The Appeal of Blue and White China

BlueWillowwithGreen

Many blue and white china patterns, such as Blue Willow, have been around for centuries. The Blue Willow pattern was created in the 1780s by Thomas Minton at the Caughley Pottery Works in Shropshire, England—an Anglicized version of traditional Asian patterns. Over the centuries, it has achieved iconic status in the tea world, and it’s said to be America’s favorite china pattern.

6 COMMENTS

  1. There aren’t many china patterns I don’t like, but there is always something special about blue and white china. I have two sets; Blue Garland by Haviland and a reproduction set that was on the Titanic originally made by Spode, and a partial set called Seville by Imperial China. All are gorgeous, but like Mrs. DePiano stated in her “Gracious Tables” book, I can always use another set of blue and white china (or anything else for that matter!), and am hoping that Mom’s Blue Willow will come my way someday!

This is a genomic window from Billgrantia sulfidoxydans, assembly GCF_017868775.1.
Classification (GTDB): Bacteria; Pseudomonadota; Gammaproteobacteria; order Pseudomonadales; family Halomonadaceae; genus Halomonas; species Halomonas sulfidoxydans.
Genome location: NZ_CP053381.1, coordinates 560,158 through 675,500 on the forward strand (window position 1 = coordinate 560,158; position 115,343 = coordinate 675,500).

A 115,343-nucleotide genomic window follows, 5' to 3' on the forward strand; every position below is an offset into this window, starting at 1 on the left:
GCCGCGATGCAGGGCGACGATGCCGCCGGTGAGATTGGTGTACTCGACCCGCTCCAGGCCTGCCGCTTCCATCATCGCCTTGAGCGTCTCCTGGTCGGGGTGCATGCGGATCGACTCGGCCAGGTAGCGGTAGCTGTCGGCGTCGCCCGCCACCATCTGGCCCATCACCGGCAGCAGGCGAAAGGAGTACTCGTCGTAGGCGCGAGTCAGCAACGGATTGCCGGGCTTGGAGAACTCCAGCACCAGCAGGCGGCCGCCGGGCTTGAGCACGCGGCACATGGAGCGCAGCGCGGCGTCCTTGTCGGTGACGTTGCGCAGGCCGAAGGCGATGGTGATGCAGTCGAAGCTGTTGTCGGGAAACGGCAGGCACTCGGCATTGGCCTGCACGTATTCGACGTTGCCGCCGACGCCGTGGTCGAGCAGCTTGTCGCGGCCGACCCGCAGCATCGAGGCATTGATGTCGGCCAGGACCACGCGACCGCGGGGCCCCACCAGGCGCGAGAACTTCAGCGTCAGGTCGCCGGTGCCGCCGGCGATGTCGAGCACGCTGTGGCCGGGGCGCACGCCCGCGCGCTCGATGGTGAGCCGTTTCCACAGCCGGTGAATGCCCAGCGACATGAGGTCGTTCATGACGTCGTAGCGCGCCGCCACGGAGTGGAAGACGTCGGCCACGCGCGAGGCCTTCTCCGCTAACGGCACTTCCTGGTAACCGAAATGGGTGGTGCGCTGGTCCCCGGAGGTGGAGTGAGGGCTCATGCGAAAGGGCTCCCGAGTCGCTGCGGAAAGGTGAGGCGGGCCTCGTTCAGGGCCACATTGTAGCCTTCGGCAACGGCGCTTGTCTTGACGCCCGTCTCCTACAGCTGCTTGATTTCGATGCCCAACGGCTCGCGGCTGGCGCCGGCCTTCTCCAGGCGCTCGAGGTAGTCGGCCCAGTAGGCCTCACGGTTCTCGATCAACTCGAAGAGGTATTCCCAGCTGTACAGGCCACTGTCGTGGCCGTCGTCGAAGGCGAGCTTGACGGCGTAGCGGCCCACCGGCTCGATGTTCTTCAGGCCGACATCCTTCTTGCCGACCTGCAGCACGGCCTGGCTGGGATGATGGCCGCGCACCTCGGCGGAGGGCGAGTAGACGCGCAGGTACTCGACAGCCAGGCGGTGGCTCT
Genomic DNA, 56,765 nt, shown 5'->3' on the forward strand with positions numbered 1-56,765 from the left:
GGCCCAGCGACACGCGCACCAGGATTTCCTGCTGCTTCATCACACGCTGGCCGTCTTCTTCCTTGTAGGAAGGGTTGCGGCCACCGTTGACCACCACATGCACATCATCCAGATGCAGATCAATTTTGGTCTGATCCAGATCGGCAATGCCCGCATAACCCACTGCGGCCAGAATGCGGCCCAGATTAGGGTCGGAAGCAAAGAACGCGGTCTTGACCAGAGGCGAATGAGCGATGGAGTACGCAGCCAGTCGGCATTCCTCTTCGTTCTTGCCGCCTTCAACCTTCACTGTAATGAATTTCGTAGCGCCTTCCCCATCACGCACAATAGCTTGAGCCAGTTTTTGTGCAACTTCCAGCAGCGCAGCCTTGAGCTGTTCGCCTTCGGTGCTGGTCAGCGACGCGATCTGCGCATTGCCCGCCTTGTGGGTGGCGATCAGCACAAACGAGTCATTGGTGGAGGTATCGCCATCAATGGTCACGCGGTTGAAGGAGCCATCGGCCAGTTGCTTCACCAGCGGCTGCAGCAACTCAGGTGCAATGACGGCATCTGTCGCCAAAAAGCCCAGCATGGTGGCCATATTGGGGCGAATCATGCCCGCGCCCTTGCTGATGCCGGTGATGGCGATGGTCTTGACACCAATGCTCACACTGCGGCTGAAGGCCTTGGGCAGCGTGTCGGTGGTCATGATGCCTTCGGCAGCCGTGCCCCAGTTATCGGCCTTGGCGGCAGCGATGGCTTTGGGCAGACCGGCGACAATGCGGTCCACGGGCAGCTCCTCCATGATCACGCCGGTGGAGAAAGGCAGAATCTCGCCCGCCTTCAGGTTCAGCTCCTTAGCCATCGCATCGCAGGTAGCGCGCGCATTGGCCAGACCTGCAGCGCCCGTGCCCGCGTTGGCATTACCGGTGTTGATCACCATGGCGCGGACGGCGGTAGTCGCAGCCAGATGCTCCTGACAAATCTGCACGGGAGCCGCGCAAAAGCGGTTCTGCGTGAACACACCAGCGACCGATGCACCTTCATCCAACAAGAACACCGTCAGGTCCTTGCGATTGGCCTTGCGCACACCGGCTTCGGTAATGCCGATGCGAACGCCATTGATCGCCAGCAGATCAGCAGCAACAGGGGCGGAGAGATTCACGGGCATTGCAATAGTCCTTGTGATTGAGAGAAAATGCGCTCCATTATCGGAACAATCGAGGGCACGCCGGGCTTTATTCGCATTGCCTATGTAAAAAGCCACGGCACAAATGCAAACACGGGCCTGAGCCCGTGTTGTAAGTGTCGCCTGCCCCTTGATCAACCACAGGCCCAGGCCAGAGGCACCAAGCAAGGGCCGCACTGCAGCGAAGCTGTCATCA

Thank you for a fabulous magazine! You have no idea how it brightens my day to receive the latest issue in my mailbox.

    Warmest wishes,
    Emily Mayer

  2. My everyday settings are Blue Nordic, originally by Meakin then by Johnson Brothers. Love it on a yellow or pink tablecloth. Have had the pattern for over 40 years and have never tried of it. Sorry they sold the pattern and it then went out of production. I stocked up however, so I’m set for life.

  3. I collect antique dinnerware in general, but I have mad love for blue and white dishes. The older, the better.
    Thanks for this article. I love your magazine. It makes me feel like I’m the last of a dying breed of women who loves to enetertain, collect and use beautiful china.

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